Once a meteor coincidence is found at the three receivers, a 10 second three channel wav file is extracted and measured. Last year, a doppler-slope measurement were made and meteor was calculated with this. We found this is not very accurate. Measuring slope with precision is very difficult in such small traces, but also don't forget those traces are not straight lines: they are curves. They appear as straight lines because the small observed trace, but in some meteors the curvature is clearly visible, so our approach this year is to match a meteor trajectory to all the observed values. This data is extracted with a FFT of the wav file. To get a higher frequency resolution, FFT bins where barycentered. This simple operation worked very well. For example, the wav from the previous image is reduced to these time-doppler values for each receiver:

Meteor 20150823-130407

     EB3FRN            EA4EOZ            EA1FAQ
  T     Doppler      T    Doppler      T    Doppler
=====  ========    =====  =======    =====  =======
5.104  1526.041    5.120  674.600    5.120  736.955
5.120  1473.333    5.136  636.982    5.152  638.205
5.136  1444.976    5.152  602.272    5.184  565.625
5.168  1345.941    5.168  548.251    5.200  520.591
5.200  1245.666    5.184  498.407    5.216  476.420
5.216  1199.000    5.200  459.280    5.232  433.713
5.232  1161.530    5.216  415.045    5.248  387.071
5.248  1104.168    5.232  367.402    5.264  332.252
5.296   962.215    5.248  324.155    5.280  290.406
5.312   910.198    5.264  280.729    5.296  254.441
5.328   867.804    5.280  242.606    5.312  212.206
5.344   814.470    5.296  201.676    5.328  177.529
5.424   556.487    5.312  162.611    5.344  125.237
5.440   500.097    5.328  106.431    5.360   83.436
5.456   447.075    5.344   62.148    5.376   35.756
                   5.360   25.835    5.392   -3.577

With these set of time-doppler values, transmitters and receiver positions, and the well know doppler formula in vectorial form:

the goal is to fit a meteor trajectory to the observed data. That trajectory must meet these requirements:
  • Visible (over the horizon) from Graves and the three receivers
  • Inside the area illuminated by Graves
  • Height above sea level between 80 and 120 km (approx.)
  • Velocity between 12 and 72 km/s
  • Moving in a straight line with no appreciable (de)acceleration
  • Falling from the sky (this is moving up-down)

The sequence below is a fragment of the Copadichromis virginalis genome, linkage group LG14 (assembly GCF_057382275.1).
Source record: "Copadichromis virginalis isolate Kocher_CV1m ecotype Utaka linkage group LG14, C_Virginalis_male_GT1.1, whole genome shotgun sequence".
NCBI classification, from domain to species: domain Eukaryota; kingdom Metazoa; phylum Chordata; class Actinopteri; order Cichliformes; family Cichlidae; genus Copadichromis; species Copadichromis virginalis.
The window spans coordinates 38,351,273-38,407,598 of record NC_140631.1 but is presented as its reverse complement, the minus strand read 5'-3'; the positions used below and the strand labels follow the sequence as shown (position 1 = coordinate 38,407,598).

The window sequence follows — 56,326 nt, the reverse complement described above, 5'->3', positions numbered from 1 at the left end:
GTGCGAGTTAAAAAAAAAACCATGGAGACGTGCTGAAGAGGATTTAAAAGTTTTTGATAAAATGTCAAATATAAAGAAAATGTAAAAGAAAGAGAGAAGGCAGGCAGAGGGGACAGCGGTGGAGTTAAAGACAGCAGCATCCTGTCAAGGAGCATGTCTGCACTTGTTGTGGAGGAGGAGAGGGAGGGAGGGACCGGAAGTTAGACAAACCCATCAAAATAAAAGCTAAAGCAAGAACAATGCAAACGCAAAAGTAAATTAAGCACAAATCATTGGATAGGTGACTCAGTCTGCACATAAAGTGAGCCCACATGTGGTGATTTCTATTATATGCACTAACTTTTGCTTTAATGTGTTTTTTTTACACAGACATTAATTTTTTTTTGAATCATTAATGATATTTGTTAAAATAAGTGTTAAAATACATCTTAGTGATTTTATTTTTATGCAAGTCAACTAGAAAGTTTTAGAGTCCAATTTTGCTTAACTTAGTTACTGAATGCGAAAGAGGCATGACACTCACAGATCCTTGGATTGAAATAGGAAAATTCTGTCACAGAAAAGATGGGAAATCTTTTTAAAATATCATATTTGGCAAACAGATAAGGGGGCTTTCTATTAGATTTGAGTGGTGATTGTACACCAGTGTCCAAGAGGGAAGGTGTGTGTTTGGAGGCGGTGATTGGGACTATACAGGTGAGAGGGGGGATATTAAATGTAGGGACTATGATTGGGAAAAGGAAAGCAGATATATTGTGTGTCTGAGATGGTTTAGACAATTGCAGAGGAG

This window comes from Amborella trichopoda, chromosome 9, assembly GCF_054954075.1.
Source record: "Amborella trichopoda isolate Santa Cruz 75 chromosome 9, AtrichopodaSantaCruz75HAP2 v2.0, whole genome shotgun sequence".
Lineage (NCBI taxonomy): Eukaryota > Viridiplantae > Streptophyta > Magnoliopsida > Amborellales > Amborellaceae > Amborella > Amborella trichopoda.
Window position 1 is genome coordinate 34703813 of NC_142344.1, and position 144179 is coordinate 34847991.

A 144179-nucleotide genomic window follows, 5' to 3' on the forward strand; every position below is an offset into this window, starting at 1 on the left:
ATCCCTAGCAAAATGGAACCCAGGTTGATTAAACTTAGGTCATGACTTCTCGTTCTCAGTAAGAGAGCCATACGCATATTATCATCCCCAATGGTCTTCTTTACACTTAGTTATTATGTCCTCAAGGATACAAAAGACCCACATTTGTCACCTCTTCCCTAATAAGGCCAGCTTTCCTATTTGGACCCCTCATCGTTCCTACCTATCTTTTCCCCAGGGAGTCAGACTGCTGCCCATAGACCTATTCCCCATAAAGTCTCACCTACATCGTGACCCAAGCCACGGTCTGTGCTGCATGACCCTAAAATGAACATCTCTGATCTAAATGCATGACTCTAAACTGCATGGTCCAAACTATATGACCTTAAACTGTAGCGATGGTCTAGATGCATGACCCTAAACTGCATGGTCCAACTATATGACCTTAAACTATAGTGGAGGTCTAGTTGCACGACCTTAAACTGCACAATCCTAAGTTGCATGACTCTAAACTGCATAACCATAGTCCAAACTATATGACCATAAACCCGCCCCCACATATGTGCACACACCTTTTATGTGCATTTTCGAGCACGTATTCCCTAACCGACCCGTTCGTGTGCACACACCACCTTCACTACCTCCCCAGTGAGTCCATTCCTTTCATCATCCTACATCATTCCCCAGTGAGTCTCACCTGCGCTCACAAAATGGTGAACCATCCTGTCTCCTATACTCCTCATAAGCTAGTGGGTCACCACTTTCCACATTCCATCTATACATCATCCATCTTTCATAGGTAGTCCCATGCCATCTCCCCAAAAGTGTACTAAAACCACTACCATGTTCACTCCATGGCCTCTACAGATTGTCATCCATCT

To look for those trajectories several bounded and unbounded minimizers and solvers were tested. The best results were obtained with those based in least squares data fitting. The meteor solver works simulating a meteor at a random starting point (Mx, My, Mz) with a random velocity (Vx, Vy, Vz). The next step is to calculate the produced doppler from this simulated meteor at every receiver. Then, the least square fitting algorithm moves the meteor and varies its velocity trying to match the observed values.

Each starting point gives a different result, so we calculated every meteor using 100 different random starting points with random velocities. Many of these 100 results provide real good match to the observed doppler traces. Others don't. A real good match has a very small residuals, with RMS errors around 5 Hz, A poor match can have RMS error over 1000 Hz, so the results are sort and the one with the smaller RMS error is taken as the result for that meteor.

Because doppler was measured with bin sizes about 15 Hz wide, any RMS error under 15 Hz can be taken as an excellent result. Most meteors gave us RMS errors well under 10 Hz, and only a few had errors around 15-20 Hz. Why? Well... I suspect the lack of frequency disciplined receivers is the cause: for sure there was some hertzs between the receivers and this value was not constant over the receiving periods.


We were recording during three weeks, on later August, November (Leonids) and December (Geminids). Yes, we missed the Orionids in October. Tons of individual meteors were recorded, but only a small fraction of them were simultaneous receptions. From this small fraction, an even smaller fraction produced usable / measurable doppler traces.

It's very easy to hear meteor head echoes using Graves, but when you try to listen them from three different places at the same time, soon you find the reflection is good in only one or two receivers, and almost marginal on the remaining ones. Of course there are some exceptions to this, but very few. Actually these exceptions are the meteors we could measure.

In this video you can see and hear the 43 detected meteors. Sound is mapped in this way: EB3FRN at left, EA4EOZ at center, and EA1FAQ at right channel. Use headphones for proper listening.

Video with all detected meteors. Best viewed at in cinema or full screen mode.


During August 2015 we were recording from day 20 to 23, not for catch any shower but for testing the VLF RX Toolkit, its performance and the server requirements. Even while in testing, 12 simultaneous meteors were detected:

Figure 7: Meteors received from 20 to 23 august, 2015